This event was held virtually as a Zoom webinar and streamed via YouTube Live.
Please join the Russian Film Club at Columbia University and the Harriman Institute for a discussion with Sophie Pinkham, Alexander Genis, and Max Lawton. Moderated by Daria Ezerova and Mark Lipovetsky. This event is part of our Contemporary Culture Series.
Fifteen years in the making and shrouded in mystery, Ilya Khrzhanovsky’s DAU was anticipated with a mix of curiosity and apprehension. Sporadic reports from the behemoth set expressed doubt and confusion as to what the final product would look like: “Apocalypse DAU,” “The Movie Set that Ate Itself,” and “Inside DAU, the ‘Stalinist Truman Show’.” The project’s premiere in 2019 was followed by a series of scandals and accusations of abuse and participation of neo-Nazis behind the project’s 700 hours of footage. Critical opinion remains polarized, sparking polemics about ethics, artistic ambition, and control.
The films are available at https://www.dau.com/en/
Sophie Pinkham is a writer specializing in Russian and Ukrainian culture, history, and politics. Her book Black Square: Adventures in Post-Soviet Ukraine came out in 2016. Her articles and essays have appeared in The New York Review of Books, The New Republic, The Nation, n+1, Foreign Affairs, The New York Times, among other places. She received a PhD from in Slavic Languages and Literatures from Columbia University.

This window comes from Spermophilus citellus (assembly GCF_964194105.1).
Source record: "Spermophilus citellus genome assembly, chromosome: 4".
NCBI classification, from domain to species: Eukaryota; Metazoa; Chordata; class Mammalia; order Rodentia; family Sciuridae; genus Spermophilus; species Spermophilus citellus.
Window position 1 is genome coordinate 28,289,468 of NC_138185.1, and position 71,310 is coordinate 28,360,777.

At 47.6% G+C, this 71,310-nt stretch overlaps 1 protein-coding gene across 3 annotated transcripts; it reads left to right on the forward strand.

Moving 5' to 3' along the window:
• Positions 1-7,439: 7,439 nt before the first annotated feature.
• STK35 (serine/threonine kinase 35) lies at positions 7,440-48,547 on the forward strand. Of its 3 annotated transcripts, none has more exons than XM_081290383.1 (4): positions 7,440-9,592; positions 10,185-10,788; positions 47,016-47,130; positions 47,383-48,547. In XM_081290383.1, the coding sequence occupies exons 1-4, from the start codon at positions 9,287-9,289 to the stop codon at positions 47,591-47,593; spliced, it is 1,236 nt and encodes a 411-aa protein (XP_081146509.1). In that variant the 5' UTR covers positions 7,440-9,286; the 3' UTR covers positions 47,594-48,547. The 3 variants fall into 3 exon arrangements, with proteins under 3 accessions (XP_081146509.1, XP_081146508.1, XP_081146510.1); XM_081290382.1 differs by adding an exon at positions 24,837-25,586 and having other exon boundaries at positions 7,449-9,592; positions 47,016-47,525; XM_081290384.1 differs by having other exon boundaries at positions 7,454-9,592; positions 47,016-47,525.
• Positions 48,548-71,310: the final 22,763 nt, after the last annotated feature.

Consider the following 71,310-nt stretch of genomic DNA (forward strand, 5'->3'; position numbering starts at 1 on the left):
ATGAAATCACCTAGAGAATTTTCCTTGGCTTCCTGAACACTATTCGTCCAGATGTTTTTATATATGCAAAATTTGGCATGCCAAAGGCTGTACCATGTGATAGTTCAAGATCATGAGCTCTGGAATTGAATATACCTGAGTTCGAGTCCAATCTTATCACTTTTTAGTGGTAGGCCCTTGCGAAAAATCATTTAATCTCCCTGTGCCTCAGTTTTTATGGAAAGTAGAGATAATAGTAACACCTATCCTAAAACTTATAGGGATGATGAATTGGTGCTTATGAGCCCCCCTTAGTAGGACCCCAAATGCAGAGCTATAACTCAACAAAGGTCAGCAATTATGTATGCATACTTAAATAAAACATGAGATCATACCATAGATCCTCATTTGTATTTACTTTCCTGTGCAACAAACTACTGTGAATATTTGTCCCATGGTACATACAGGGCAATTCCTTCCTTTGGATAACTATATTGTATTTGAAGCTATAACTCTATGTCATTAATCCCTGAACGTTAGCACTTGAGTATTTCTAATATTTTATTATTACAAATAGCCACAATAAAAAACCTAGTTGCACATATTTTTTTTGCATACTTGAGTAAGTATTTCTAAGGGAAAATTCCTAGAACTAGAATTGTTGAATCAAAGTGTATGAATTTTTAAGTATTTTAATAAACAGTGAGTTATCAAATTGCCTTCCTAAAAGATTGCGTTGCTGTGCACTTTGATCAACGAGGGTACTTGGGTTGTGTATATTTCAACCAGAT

Alexander Genis is a Russian-American writer, broadcaster, and cultural critic. His career started in New York City where he met and worked with Nobel Prize winner Joseph Brodsky, writer Sergei Dovlatov, and painter and writer-conceptualist Vagrich Bakhchanyan. Since 1990, he has written more than a dozen books that are non-fiction bestsellers in Russia. Genis is also an anchorman of the weekly radio-show American Hour with Alexander Genis on Radio Liberty and a contributing writer for the main liberal Russian newspaper Novaya Gazeta.
Max Lawton is a translator, novelist, and PhD student in the Department of Slavic Languages at Columbia University. He has recently translated Blue Lard, Telluria, and Their Four Hearts by Vladimir Sorokin. Sorokin’s short stories in Max’s translation will appear in the online magazine n+1.